Fionn mac Cumhail

Finn McCool

The Fianna were Irish warriors who served the High King of Ireland. Their last leader was Finn mac Cumhail (or Fionn mac Cumhail, anglicized to Finn McCool). The son of Finn mac Cumhail was the poet Oisín. In the 1760s James Macpherson published a series of poems, which he claimed to have translated from old Scottish Gaelic language poems, mostly written by Oisín. In real he had used the celtic legends and written the whole book himself, based on their themes. But the "Ossian" became famous because of the romantic era, it was read and spread by Johann Wolfgang von Goethe and Felix Mendelssohn.

There are numerous variations about Finn's dead, but the most popular tells that he is not dead at all. He sleeps in a cave below Dublin, to awake and defend the city in the hour of her greatest need. This part resembles very much the story of Emperor Barbarossa.

Another cave related story about Finn is the creation of CaveFingal's Cave and CaveGiant's Causeway. The legend from the Ossian tells that Fionn mac Cumhail created a sort of land bridge or series of stepping stones between Scotland and Ireland, to be able to travel without getting wet feet. Other tales tell he built the Giants' Causeway as a footpath for his wife to reach her throne on Staffa. Obviously such legendary action, like building land bridges, requires some strength. And so some legends descibe Finn as a Giant.

Fingal's Cave was named by Mendelssohn, after Finn, and so the following version of the legend seems to be a mixture of various elements and both protagonists are actually the same. We suppose there are today dozens of different versions told.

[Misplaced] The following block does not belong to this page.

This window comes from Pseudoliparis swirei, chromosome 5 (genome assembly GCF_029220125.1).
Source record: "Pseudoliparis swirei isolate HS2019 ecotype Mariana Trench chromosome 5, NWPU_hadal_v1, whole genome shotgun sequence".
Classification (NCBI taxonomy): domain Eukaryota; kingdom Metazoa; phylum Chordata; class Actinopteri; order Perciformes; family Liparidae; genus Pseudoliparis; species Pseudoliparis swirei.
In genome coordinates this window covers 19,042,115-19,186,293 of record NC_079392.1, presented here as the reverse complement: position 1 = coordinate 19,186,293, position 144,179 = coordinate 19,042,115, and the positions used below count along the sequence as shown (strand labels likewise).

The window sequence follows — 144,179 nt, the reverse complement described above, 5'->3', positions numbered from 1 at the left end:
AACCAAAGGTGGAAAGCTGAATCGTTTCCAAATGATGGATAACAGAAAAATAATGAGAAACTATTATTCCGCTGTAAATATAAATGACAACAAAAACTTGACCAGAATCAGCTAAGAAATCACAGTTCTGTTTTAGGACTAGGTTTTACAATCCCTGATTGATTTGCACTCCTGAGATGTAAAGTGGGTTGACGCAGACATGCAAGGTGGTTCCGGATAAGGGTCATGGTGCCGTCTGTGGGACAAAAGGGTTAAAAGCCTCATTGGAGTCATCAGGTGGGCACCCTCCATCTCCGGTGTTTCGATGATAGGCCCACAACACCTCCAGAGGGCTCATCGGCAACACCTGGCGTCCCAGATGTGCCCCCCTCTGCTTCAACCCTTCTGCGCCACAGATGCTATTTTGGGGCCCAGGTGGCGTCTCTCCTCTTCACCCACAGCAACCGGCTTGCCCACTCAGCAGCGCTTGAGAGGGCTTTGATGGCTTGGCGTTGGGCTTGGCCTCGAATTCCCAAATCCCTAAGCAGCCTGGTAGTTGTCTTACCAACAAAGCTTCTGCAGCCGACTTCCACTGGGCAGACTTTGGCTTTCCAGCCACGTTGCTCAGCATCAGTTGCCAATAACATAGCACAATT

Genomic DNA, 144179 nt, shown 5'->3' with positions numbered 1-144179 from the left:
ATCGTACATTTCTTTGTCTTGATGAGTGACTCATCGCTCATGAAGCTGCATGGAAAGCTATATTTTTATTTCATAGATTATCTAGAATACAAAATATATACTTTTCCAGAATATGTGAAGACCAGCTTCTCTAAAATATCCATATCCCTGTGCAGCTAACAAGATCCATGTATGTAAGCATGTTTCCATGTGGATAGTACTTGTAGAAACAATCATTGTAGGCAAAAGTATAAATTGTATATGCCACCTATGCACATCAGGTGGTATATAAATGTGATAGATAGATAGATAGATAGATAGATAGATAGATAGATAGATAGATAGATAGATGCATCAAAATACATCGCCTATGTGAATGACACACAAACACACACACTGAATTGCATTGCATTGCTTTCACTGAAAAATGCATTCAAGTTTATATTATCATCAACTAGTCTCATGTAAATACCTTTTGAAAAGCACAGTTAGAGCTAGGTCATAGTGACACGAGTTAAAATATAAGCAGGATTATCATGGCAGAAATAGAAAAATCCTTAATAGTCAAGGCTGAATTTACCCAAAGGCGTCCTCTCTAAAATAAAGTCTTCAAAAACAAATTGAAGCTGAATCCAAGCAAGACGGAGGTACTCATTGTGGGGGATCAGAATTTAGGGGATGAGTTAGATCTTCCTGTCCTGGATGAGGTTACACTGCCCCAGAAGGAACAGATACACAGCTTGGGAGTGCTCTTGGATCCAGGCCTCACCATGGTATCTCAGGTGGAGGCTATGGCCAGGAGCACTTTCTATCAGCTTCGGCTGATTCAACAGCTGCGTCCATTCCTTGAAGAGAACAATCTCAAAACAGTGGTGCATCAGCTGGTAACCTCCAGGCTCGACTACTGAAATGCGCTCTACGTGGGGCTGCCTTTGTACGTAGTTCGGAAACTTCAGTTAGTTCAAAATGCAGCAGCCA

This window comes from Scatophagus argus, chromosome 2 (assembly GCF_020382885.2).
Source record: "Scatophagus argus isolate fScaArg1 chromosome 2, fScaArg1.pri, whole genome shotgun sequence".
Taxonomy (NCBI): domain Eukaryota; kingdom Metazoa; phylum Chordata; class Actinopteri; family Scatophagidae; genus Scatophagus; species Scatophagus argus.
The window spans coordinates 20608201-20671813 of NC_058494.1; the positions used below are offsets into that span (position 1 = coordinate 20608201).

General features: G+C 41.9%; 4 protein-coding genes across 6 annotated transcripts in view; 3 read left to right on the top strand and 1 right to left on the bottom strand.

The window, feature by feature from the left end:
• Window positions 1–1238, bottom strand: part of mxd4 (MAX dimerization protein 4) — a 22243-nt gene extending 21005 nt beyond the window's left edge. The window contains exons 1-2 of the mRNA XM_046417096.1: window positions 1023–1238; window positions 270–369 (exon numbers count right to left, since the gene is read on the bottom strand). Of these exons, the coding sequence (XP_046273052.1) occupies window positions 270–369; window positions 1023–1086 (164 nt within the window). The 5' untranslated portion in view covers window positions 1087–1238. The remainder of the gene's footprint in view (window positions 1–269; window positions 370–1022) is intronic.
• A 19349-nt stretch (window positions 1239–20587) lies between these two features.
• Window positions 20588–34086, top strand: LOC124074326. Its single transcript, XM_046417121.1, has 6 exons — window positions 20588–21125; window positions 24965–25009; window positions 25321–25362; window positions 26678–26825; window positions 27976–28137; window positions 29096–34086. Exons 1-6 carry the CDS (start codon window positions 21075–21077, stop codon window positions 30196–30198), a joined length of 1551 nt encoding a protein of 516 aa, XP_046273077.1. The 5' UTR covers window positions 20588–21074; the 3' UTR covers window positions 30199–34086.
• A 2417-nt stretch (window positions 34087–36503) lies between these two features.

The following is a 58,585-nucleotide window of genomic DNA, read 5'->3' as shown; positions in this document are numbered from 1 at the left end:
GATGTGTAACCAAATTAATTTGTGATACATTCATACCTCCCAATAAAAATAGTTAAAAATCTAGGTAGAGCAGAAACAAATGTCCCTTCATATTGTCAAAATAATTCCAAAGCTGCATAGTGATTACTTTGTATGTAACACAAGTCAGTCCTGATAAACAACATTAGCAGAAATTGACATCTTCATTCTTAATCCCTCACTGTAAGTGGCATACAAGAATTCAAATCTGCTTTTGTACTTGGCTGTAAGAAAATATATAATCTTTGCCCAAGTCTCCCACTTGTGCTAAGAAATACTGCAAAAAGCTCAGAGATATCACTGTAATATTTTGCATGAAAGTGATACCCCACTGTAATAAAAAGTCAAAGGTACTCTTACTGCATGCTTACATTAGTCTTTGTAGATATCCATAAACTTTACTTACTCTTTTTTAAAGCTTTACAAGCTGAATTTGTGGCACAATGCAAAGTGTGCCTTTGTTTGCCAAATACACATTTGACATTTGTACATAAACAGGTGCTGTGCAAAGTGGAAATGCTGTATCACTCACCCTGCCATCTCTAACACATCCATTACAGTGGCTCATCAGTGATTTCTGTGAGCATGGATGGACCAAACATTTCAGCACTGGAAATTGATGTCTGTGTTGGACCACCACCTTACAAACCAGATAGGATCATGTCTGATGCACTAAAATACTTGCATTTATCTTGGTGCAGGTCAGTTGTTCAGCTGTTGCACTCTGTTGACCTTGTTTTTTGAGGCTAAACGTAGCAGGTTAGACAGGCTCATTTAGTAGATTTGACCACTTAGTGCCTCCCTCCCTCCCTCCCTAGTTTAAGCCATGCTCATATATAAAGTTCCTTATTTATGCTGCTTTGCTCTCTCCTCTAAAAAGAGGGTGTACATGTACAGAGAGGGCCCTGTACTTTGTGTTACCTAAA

Fionn mac Cumhail lived on a headland in county Antrim. One day a Scottish Giant named Fingal began to shout insults from across the channel, until Finn became angry. Finn took a clod of earth and threw it at the giant, but it landed in the sea. Fingal answered with a huge rock and shouted that Finn was lucky that he wasn't a strong swimmer or he would have made sure he could never fight again. So Finn started to throw huge clumps of earth from the shore, throwing them so as to make a pathway for the Scottish giant to come and face him.

However by the time he finished making the crossing he had not slept for a week and so he did not want to fight him immediately. With the help of his wife Finn diguised himself as a baby in a cot. His wife told the Giant that Finn was away but showed him his son sleeping in the cradle. The Scottish giant became scared what size the father would be. He returned to Scotland, but in his haste to escape he teared the passage up. He is said to have fled to a cave on Staffa which is to this day named 'Fingal's Cave'.